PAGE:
Infineon is worth more than 1 twelfth of Nvidia ()

Infineon (WKN: 623100) and Nvidia (WKN: 918422) are both among the largest semiconductor companies in the world. But do they also play in the same league? The graphics chip giant’s market capitalization is 12 times that of Infineon, the leader in automotive chips. So let’s find out if things are going right there.

The semiconductor industry is at a crossroads

Nvidia had a great rally in 2020 and 2021. And Infineon was also quadrupled since the corona make. First, there was a boom in demand that surprised many, and then the chip shortage provided large margins. Nvidia benefited not only from the classic core business around graphics cards, but also from the cloud business and the crypto hype.

Since the peak in November 2021, both have now roughly halved. The entire sector has suffered for months from the uncertain outlook. Would surging demand soon give way to a lull due to the recession?

Some analysts think it will. The once wild price targets have been drastically reduced. For example, Barclays analysts believe that the minor rally in July will be short-lived. The companies will radically cut their earnings estimates by the end of 2023. It is a similar story at Deutsche Bank. The downside risks therefore dominate.

On the other hand, it can be stated that the world’s largest chip manufacturer TSMC (NASDAQ:909800) continues to deliver solid numbers. The first half of the year went well. While some sales markets are stagnating, other underlying trends are still intact.

The Internet of Things drives business as much as cars equipped with increasingly digital technology or the growing need for computing power for data centers and edge computing. TSMC sees no reason to lower its positive outlook. The situation is the same for the leading outfitter ASML (WKN: A1J4U4). He still has a mountain of orders to work through.

Apparently, many market participants are still optimistic about the future potential. However, it is also clear that this situation can lead to overcapacity if an expanded supply meets a stagnant demand.

Who is better off now – Nvidia or Infineon?

Nvidia has delivered very decent numbers over the past few quarters. There can be no question of a contraction, which could be assumed from the price development. For the current fiscal year, analysts expect sales to grow 24% to over $33 billion, with operating profit of about $12 billion.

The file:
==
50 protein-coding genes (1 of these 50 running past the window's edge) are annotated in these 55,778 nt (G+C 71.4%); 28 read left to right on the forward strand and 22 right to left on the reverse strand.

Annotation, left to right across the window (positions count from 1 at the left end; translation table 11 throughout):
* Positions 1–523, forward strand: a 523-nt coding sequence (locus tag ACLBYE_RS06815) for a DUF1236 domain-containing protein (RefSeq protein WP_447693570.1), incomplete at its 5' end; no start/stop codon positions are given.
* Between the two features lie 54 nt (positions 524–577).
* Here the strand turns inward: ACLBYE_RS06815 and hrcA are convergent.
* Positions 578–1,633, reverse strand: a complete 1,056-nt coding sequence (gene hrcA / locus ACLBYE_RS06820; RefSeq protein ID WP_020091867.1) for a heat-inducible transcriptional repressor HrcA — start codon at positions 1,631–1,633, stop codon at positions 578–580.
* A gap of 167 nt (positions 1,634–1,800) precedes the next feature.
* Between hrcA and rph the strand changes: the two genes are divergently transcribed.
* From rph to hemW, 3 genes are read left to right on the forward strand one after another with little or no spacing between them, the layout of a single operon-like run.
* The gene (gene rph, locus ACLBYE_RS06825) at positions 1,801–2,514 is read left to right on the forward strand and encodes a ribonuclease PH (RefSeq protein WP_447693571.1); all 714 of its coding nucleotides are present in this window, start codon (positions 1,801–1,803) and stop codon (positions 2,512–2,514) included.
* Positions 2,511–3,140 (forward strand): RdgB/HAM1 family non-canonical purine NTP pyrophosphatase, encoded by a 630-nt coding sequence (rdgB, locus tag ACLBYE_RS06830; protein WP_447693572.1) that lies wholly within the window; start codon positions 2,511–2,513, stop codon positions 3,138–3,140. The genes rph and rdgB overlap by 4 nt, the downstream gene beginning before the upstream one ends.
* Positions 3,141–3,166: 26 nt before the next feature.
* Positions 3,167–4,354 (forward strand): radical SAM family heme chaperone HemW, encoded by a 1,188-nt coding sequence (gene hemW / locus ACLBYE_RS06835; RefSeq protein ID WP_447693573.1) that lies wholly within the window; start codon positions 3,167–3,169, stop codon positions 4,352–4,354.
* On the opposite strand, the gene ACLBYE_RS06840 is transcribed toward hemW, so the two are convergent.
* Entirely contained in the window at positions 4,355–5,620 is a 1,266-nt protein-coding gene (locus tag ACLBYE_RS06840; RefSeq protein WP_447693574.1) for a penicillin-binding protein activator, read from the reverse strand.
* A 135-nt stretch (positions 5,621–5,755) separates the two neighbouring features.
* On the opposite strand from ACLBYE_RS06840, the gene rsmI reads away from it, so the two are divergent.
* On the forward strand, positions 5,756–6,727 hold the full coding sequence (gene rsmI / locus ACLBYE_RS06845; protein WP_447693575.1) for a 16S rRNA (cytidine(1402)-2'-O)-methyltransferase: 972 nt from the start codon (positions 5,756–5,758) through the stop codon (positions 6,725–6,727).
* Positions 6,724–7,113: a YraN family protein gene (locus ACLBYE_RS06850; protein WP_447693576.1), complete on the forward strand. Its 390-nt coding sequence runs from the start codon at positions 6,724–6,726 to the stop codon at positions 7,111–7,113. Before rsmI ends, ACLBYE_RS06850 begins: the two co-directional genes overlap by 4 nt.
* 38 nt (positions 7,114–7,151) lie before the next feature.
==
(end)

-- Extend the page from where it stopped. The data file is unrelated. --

Rates of 20% and more are expected to continue in the coming years. The numerous vehicle autonomy deals with the German car industry and the latest partnership with Siemens (WKN: 723610) around the industrial metaverse also plays a role. Nvidia can fully exploit its strong market position in such rapidly developing application areas as it did before with cryptomining.

Infineon, on the other hand, targets less hip but similarly strong trends. The potential share of added value is constantly increasing due to the increasing electrification of vehicles. When it comes to power semiconductors, Infineon is at the top. And the specialty memory modules that came under the group’s umbrella via the Cypress acquisition could still make it big.

In the latest quarterly report, which the management presented on 3 August, the management emphasized the strong demand from the automotive sector. The current fourth trimester of the current financial year is obviously already off to a good start. The sales expectation can thus even be raised to 14 billion euros, where the strong US dollar also plays a role.

Quarterly sales increased by 33% year-on-year, and the operating segments’ profit by a whopping 70% to an impressive 842 million. EUR. At Nvidia, it was around 3 billion euros in the most recent record quarter. But that’s less than four times that amount, a far cry from the 12 times the share prices suggest.

My conclusion: Investors are better off with Infineon

Nvidia is on a good run. And if the growth rates can actually be sustained, then the exorbitant valuation multiples will eventually come down to a manageable level. But the risks along this path are significant. Even a mild recession could ensure that margins return to normal.

As such, I wonder if profits will really grow as dynamically as many expect. With a price-to-sales ratio of around 15 and a price-to-book ratio of over 20, there is considerable downside potential.

It looks much friendlier with Infineon, which is rated 12 times cheaper. The Munich-based company can also point to huge growth opportunities without relying on risky crypto transactions.

In addition, the strong dollar currently makes investments in US stocks more expensive. So the case is clear to me: Nvidia is not worth 12 Infineons. Or put another way: Infineon is worth far more than a twelfth of Nvidia.

The article Infineon is worth more than 1 twelfth of Nvidia appeared first on The Motley Fool Germany.

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Ralf Anders owns none of the shares mentioned. The Motley Fool owns shares of and recommends ASML Holding, Nvidia and Taiwan Semiconductor Manufacturing.

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